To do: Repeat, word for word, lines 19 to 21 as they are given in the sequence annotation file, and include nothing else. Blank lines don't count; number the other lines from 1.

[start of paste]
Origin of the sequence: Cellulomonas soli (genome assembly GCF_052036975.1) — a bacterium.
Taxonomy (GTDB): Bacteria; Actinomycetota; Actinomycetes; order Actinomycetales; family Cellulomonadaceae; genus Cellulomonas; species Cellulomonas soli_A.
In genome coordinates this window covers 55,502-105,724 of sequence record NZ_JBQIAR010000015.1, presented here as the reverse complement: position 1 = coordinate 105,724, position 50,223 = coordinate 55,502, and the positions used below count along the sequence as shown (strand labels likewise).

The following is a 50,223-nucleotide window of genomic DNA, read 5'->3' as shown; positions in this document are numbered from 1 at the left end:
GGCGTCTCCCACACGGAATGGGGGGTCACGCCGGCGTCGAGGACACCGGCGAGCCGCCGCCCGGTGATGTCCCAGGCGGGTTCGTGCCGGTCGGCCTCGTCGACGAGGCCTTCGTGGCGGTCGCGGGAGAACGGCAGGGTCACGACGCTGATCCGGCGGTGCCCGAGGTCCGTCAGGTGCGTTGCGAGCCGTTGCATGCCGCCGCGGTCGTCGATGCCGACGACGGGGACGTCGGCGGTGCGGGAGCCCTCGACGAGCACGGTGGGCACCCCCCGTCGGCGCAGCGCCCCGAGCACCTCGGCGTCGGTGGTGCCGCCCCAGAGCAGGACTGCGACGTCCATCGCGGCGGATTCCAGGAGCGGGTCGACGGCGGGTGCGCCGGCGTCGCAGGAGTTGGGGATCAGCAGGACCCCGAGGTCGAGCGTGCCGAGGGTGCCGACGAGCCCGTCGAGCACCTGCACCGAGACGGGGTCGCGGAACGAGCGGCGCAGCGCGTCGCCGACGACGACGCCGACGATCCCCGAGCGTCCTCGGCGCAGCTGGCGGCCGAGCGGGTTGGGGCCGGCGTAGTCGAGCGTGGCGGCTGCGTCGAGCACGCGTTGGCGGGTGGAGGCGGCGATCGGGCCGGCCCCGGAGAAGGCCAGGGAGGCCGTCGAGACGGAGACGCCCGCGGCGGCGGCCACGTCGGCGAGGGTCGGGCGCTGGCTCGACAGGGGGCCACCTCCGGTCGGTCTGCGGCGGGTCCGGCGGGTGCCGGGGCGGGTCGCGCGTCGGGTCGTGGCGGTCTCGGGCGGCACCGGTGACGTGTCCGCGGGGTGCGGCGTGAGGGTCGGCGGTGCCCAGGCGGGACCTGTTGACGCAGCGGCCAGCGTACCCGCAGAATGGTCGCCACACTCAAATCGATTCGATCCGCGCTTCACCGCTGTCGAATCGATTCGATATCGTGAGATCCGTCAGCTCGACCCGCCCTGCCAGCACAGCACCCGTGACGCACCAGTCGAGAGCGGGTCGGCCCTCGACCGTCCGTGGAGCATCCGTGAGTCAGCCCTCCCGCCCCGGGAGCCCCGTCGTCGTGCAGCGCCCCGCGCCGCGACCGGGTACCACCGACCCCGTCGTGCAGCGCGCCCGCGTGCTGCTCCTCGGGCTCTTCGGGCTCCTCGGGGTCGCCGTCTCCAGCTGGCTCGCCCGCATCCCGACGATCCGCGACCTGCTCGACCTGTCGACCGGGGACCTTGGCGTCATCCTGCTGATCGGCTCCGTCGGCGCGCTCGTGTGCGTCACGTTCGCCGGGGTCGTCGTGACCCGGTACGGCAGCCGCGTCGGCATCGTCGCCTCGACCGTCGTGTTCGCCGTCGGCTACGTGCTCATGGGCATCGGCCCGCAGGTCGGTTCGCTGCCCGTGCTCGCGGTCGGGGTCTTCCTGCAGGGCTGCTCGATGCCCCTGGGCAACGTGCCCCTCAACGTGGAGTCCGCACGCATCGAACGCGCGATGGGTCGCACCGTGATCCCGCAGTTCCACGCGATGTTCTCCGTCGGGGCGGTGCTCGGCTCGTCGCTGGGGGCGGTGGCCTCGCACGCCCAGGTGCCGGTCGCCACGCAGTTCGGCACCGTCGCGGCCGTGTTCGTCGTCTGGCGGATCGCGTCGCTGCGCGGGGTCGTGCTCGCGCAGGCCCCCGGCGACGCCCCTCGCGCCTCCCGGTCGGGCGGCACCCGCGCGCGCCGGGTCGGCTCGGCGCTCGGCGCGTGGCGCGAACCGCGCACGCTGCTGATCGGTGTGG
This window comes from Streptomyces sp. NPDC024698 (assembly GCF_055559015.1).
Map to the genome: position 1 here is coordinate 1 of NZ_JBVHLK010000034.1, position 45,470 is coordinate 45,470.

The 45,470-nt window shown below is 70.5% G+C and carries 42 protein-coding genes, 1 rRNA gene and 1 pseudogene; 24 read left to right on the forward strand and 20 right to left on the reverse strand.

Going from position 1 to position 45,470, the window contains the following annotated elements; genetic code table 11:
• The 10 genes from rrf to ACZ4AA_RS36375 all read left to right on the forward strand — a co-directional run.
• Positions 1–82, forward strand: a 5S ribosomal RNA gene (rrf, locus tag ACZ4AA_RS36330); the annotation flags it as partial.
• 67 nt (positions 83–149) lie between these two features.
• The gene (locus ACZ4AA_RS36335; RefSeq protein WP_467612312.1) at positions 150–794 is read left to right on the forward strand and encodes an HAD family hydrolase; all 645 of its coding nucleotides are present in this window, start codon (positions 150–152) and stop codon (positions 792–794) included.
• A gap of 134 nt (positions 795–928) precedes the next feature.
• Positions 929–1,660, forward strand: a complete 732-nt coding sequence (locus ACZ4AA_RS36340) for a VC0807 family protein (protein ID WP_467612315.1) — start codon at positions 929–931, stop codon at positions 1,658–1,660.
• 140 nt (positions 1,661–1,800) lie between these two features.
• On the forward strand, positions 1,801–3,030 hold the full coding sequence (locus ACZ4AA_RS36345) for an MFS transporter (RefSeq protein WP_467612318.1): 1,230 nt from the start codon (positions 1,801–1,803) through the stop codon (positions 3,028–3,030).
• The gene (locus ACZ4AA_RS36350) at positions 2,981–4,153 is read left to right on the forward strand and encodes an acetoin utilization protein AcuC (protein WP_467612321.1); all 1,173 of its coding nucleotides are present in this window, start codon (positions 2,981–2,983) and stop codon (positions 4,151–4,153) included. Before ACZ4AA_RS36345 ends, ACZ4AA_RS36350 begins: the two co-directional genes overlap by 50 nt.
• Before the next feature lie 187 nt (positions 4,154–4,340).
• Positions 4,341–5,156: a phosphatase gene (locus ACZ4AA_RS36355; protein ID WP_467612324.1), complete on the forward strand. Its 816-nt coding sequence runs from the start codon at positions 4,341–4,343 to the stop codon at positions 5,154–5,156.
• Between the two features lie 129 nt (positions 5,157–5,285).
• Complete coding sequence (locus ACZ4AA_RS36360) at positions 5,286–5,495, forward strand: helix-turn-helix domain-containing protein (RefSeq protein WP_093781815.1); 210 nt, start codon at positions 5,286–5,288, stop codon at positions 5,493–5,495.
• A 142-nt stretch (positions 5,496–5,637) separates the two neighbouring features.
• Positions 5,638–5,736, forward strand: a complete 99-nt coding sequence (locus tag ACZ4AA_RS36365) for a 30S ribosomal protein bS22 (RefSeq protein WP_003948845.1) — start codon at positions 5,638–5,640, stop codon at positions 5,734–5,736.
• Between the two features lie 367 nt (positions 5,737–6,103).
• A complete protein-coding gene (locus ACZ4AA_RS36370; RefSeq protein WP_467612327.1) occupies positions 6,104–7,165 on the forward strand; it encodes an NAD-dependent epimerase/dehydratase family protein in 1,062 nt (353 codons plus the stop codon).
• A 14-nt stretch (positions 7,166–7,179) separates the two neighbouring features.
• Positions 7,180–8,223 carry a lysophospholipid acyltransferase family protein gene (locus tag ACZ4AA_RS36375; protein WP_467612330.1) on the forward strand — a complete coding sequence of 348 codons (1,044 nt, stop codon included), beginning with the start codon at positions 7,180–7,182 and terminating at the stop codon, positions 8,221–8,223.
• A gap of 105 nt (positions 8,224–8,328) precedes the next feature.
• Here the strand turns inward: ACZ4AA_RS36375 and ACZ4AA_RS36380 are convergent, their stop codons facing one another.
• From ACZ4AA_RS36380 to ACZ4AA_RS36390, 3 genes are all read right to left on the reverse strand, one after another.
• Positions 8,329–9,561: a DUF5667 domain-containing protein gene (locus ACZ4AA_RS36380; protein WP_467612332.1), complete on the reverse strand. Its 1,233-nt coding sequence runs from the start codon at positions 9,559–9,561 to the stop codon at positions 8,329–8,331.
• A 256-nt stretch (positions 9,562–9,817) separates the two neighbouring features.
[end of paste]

• Before the next feature lie 187 nt (positions 4,154–4,340).
• Positions 4,341–5,156: a phosphatase gene (locus ACZ4AA_RS36355; protein ID WP_467612324.1), complete on the forward strand. Its 816-nt coding sequence runs from the start codon at positions 4,341–4,343 to the stop codon at positions 5,154–5,156.
• Between the two features lie 129 nt (positions 5,157–5,285).